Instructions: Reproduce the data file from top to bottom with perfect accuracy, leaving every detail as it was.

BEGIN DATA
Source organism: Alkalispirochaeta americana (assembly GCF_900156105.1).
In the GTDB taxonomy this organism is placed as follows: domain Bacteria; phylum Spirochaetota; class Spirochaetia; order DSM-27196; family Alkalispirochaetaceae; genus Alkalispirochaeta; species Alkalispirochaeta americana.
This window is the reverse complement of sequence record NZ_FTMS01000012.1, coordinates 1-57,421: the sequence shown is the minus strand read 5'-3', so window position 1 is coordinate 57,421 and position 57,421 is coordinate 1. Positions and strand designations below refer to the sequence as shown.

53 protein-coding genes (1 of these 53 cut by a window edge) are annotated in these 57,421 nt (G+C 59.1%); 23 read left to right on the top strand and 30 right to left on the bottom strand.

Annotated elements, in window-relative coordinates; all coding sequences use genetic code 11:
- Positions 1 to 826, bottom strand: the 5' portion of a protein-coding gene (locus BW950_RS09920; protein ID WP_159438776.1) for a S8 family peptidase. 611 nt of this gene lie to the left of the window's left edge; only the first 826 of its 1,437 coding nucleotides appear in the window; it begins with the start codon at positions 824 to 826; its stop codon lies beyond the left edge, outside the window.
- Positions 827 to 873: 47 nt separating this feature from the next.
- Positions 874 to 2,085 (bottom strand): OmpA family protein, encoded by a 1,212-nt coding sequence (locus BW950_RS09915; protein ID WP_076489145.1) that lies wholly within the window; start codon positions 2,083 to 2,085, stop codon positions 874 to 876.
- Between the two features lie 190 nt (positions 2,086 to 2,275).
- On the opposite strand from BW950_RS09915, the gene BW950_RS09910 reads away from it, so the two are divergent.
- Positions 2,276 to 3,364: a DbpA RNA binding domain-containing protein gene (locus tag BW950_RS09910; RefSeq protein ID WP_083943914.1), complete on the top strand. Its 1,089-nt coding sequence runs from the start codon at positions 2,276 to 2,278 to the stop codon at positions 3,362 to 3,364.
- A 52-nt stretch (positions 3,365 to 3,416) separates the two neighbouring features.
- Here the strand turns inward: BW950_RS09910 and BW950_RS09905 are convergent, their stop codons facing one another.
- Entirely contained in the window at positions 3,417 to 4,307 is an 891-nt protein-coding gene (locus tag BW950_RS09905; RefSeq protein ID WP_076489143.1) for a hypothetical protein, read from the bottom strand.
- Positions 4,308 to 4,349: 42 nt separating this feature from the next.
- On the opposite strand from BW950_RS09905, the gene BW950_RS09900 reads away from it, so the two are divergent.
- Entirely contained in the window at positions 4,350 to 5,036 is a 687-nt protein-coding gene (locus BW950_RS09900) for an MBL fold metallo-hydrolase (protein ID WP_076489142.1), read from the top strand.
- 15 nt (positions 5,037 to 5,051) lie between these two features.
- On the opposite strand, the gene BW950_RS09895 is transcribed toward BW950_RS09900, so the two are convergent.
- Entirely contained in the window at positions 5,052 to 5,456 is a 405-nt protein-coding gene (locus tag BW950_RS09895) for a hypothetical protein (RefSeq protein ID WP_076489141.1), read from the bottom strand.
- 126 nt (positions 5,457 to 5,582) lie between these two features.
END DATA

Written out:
Source organism: Alkalispirochaeta americana (assembly GCF_900156105.1).
In the GTDB taxonomy this organism is placed as follows: domain Bacteria; phylum Spirochaetota; class Spirochaetia; order DSM-27196; family Alkalispirochaetaceae; genus Alkalispirochaeta; species Alkalispirochaeta americana.
This window is the reverse complement of sequence record NZ_FTMS01000012.1, coordinates 1-57,421: the sequence shown is the minus strand read 5'-3', so window position 1 is coordinate 57,421 and position 57,421 is coordinate 1. Positions and strand designations below refer to the sequence as shown.

53 protein-coding genes (1 of these 53 cut by a window edge) are annotated in these 57,421 nt (G+C 59.1%); 23 read left to right on the top strand and 30 right to left on the bottom strand.

Annotated elements, in window-relative coordinates; all coding sequences use genetic code 11:
- Positions 1 to 826, bottom strand: the 5' portion of a protein-coding gene (locus BW950_RS09920; protein ID WP_159438776.1) for a S8 family peptidase. 611 nt of this gene lie to the left of the window's left edge; only the first 826 of its 1,437 coding nucleotides appear in the window; it begins with the start codon at positions 824 to 826; its stop codon lies beyond the left edge, outside the window.
- Positions 827 to 873: 47 nt separating this feature from the next.
- Positions 874 to 2,085 (bottom strand): OmpA family protein, encoded by a 1,212-nt coding sequence (locus BW950_RS09915; protein ID WP_076489145.1) that lies wholly within the window; start codon positions 2,083 to 2,085, stop codon positions 874 to 876.
- Between the two features lie 190 nt (positions 2,086 to 2,275).
- On the opposite strand from BW950_RS09915, the gene BW950_RS09910 reads away from it, so the two are divergent.
- Positions 2,276 to 3,364: a DbpA RNA binding domain-containing protein gene (locus tag BW950_RS09910; RefSeq protein ID WP_083943914.1), complete on the top strand. Its 1,089-nt coding sequence runs from the start codon at positions 2,276 to 2,278 to the stop codon at positions 3,362 to 3,364.
- A 52-nt stretch (positions 3,365 to 3,416) separates the two neighbouring features.
- Here the strand turns inward: BW950_RS09910 and BW950_RS09905 are convergent, their stop codons facing one another.
- Entirely contained in the window at positions 3,417 to 4,307 is an 891-nt protein-coding gene (locus tag BW950_RS09905; RefSeq protein ID WP_076489143.1) for a hypothetical protein, read from the bottom strand.
- Positions 4,308 to 4,349: 42 nt separating this feature from the next.
- On the opposite strand from BW950_RS09905, the gene BW950_RS09900 reads away from it, so the two are divergent.
- Entirely contained in the window at positions 4,350 to 5,036 is a 687-nt protein-coding gene (locus BW950_RS09900) for an MBL fold metallo-hydrolase (protein ID WP_076489142.1), read from the top strand.
- 15 nt (positions 5,037 to 5,051) lie between these two features.
- On the opposite strand, the gene BW950_RS09895 is transcribed toward BW950_RS09900, so the two are convergent.
- Entirely contained in the window at positions 5,052 to 5,456 is a 405-nt protein-coding gene (locus tag BW950_RS09895) for a hypothetical protein (RefSeq protein ID WP_076489141.1), read from the bottom strand.
- 126 nt (positions 5,457 to 5,582) lie between these two features.